Badland Restoration of Proper Perspective

Badlands Sheep (640x472)GILLETTE, WYOMING—Plotting our way out of the Sturgis vortex of unmuffled chaos, we decided to give the Badlands one more shot. Our passes were good for a week, and the CD 240 loop through the park was, on the map, an inviting serpentine challenge. The ranger who checked our passes complimented us on our early start. When we asked where all the bikers were, he said the didn’t start showing up in mass until just before noon.

It was just Ed and me and a few four-wheeled tourists in their cars, minivans, and pickup truck towed RVs. So Ed wouldn’t leave me when I stopped for photos, I led, and I kept an eye out for the big horn sheep that the ranger said he’d seen feeding along side the road. They must have been some really fleet sheep because we found them on the other side of the loop, as it was running north to reconnect with I-90. They were just ambling along, nibbling on the grass, unconcerned by the two-wheeled gawkers.

Badlands Cliff (640x480)The panorama from the Cliff Shelf was spectacular, even with the overcast. The White River carved the valley before us, and the road descending from the cliff was a twisty challenge, but foot-peg dragging scary. There were a number of turn-offs, and we visited a few of them, but mostly we rode at a speed that let us gawk with swiveling heads without taking off across the bad land that looked, in places, like the Jolly Green Giant filled a field with mud-dripped conical stalagmites.

On a seemingly endless run on I-90, as we approached the Sturgis exit the land bordering both sides of the Interstate were packed with bikes, campers, and temporary sales emporiums. One was built around several semi-trailers, with a sign advertising Harley demo rides. The line of bikes to get in stretched nearly half a mile. Catching a quick glance of Sturgis proper as we moaned by at the 75 mph speed limit, every street I saw was lined with bikes in between clusters of the white-topped sales tents selling t-shirts and turkey lets, I’m sure.

After Sturgis and before Spearfish we turned onto the welcoming two-lane WY 34. There weren’t any small towns per se, but about every 10 miles or so there was a ranch-like party palace saloon. At each of them a clot of riders would either get on or off the road. Ed, I sensed, was getting frustrated with our modulating speed, especially when a pack of a dozen riders roared onto the road ahead of us. To a rider they got off the road at the next saloon. And we increased our cruising speed, until we caught up the next herd of Harleys.

Blue Devil (480x640)Across the state line the road became WY 24, and cresting a hill the famous geologic prop from Close Encounters of the Third Kind, suddenly appeared. At a safe spot, we stopped for a photo of Devils Tower. Ready for lunch, we didn’t hang around for an encounter of our own. Still in the Sturgis Vortex, we didn’t stop for a turkey leg in Hulett.

Patience paid off in Moorcroft, just west of the intersection of WY24 and US 14. The Sturgiscites? Sturgonians? turned left on US 14 to return to their homeplace, and we turned right, and then right again at Donna’s Diner. It was an iced tea heaven, with lemon! The locals at the next table were talking about  riding, horses, not motorcycles. But we were still in the realm of Sturgis. The napkin holder advertised the event and urged people to “Please Drive Safely and watch for motorcycles.”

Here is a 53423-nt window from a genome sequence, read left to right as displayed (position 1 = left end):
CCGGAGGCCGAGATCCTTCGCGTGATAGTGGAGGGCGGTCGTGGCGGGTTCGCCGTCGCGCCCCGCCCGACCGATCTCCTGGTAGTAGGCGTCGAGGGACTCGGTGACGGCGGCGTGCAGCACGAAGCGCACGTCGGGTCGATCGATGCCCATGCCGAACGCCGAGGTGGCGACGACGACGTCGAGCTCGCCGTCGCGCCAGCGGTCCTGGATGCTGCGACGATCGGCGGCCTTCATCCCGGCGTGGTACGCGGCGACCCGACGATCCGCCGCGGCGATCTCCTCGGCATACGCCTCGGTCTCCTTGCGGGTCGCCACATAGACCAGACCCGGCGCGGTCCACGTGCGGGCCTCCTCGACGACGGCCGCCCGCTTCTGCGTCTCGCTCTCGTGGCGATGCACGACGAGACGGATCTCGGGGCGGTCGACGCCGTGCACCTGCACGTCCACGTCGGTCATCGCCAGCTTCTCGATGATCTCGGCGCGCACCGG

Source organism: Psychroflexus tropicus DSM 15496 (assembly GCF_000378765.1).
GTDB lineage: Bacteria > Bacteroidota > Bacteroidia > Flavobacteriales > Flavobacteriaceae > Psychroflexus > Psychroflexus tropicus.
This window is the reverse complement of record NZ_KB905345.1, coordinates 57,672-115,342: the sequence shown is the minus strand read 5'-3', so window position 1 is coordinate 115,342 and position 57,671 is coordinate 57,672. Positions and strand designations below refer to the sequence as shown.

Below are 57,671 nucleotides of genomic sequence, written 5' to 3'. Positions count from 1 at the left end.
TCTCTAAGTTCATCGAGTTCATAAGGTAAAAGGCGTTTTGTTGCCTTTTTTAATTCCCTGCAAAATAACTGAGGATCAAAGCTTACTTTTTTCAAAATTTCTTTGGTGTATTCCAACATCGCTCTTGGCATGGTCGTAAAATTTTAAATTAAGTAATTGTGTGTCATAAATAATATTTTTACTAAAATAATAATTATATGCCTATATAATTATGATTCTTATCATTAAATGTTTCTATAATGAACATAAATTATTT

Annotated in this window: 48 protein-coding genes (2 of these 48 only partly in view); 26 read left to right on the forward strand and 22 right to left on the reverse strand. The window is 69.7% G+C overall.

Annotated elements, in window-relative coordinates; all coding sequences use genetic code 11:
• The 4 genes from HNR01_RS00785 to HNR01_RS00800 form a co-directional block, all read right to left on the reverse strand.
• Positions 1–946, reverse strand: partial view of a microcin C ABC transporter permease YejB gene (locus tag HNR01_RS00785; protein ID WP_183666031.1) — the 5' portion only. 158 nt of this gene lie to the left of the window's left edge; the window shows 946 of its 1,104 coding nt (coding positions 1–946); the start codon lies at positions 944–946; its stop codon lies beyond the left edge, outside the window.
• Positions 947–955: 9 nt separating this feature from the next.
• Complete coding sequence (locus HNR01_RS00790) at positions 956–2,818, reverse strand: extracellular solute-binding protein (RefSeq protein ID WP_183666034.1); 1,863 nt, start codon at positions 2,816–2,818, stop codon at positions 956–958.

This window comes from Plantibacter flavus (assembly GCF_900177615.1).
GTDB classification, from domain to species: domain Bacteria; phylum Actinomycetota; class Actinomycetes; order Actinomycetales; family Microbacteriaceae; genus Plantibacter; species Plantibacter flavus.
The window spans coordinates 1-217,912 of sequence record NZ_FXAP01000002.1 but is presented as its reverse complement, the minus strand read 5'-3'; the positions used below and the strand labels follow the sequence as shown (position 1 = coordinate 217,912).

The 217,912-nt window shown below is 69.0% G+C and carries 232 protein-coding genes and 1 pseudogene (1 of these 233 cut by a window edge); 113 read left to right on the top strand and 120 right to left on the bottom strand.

Avoiding the Interstate, the two-lane WY 51 brought us to Gillette and another America’s Best Value Inn. It’s desk clerk could accurately gauge distance, and the family restaurant she recommended was, in deed, two blocks away. Stopping at a convenience store for some beer for one of the two fridges in our room, the clerk said that we needed to visit on of the three liquor stores that were two blocks away in three different directions. Then a patron, bless his soul, mentioned the new microbrewery.

The Prairie Fire Brewing Company opened last week, said Colie, our effervescent server. So far they’d brewed six different beers. The IPA was excellent, a perfect blend of bitter hops and a fruitiness that was refreshing but not overpowering. I’d rank it in my Top 10. The porter started out okay. It got better as it washed away the IPA, and the last half of the pint was really good.

Filled with two beers each, we stopped at Hardy’s, which was between the brewery and motel. There we noshed on burgers and listened to Scott, a retired California Highway Patrol officer from Lancaster, who was on his way to Sturgis. Ed as done some time in Lancaster, which is near Mojave, home of the National Test Pilot School, where Ed has spent some time during his flying career. Now geographically connected, Scott regaled us with stories for about an hour without taking a breath. He had a nice looking Harley, too.

Over the coming days, as we wend our way west, through Yellowstone, where we’ll wait on Old Faithful, and then into Montana, I’m sure we’ll see more bikers riding off to join their tribe. Me, I’ll keep an eye on the horizon where the sun sets, and will ask people at every night’s stop if they know of any new microbreweries that have opened in town. Such serendipity gives life the proper perspective. And I will never again leave the room without my notebook and camera. Lesson learned.

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About smspangler

Freelance writer, editor, and photographer of myriad aviation topics and the exploration of America's small towns.
This entry was posted in Craft Beer, Food, Motorcycle, Travel and tagged , , , , . Bookmark the permalink.

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